XCOM 2 puts you through the grinder right from the start, even on normal difficulty. The alien occupation force has advanced weaponry, psionic powers, increased strength in numbers, and can call for backup mid-mission. Through my own tactical mistakes or plain bad luck, even my most experienced troops with advanced armor fell left and right, or were captured. Not only did this make each subsequent mission more difficult, but it took an emotional toll as well.
You also follow their progression from mission to mission and begin to see each one’s personal story emerge. You mentally cheer them on when they make a clutch shot to save the day. You rage when they miss one that would prevent an enemy from gunning down a squad mate. You sigh in frustration when they panic in the face of overwhelming odds and disobey orders to cower for their own safety. You celebrate their victories and wallow in their defeats, seeing it reflected in their faces and body language on the jet ride home from battle.
An emotional bond forms so that when they fall, you feel each and every death.
However, I noticed something happening as my campaign limped forward and an increasing amount of soldiers fell—I started to feel more apathetic towards my new recruits. When they joined my team, I would still go in and customize them a bit, but I wouldn’t bother renaming them or giving them a backstory. When it came to battle, they were the first ones sent into the fray in order to give my veteran soldiers a better chance of survival.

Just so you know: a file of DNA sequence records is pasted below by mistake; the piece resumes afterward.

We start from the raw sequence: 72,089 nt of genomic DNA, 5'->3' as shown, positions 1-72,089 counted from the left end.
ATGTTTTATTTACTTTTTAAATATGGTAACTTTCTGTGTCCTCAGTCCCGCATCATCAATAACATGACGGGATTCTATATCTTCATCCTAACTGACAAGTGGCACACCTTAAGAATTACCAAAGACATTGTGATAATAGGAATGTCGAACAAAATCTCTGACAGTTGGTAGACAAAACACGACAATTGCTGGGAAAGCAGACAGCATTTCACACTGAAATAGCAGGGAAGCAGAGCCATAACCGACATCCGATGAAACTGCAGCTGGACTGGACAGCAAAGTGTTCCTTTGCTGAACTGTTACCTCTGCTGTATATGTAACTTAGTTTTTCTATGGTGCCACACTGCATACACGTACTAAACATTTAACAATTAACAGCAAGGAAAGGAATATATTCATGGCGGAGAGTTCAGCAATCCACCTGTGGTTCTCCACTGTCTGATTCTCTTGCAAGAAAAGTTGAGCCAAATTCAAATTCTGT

However, while fighting in these near-impossible scenarios, heroes emerged as well. During a mission to escort a VIP to safety, I had to aggressively push forward in order to get out in time. Many of my experienced soldiers were in the infirmary, so my squad was made up of rookies. One of them was James Ryan.
James had zero combat experience and, as is standard protocol with such rookies in XCOM, I ordered him to establish a forward line, mere inches from enemy soldiers, so his teammates could press forward. I expected him to be gunned down almost immediately, but shot after shot, kill after kill, James just kept surviving. Despite taking massive amounts of damage, he held his ground and cleared out the final enemy soldiers, allowing the VIP to rope out to safety. I sent him into the jaws of death, and he emerged the hero of the day.
XCOM 2 is full of difficult choices and they rarely turn out like my decision to send James into near-certain death. More often than not, you pay for your decisions dearly and feel the weight of each loss. From battle to battle, the future is unpredictable and you can never be 100% certain of what the outcome will be. However, despite the toll, you can’t dwell on the past—you have to keep pressing forward.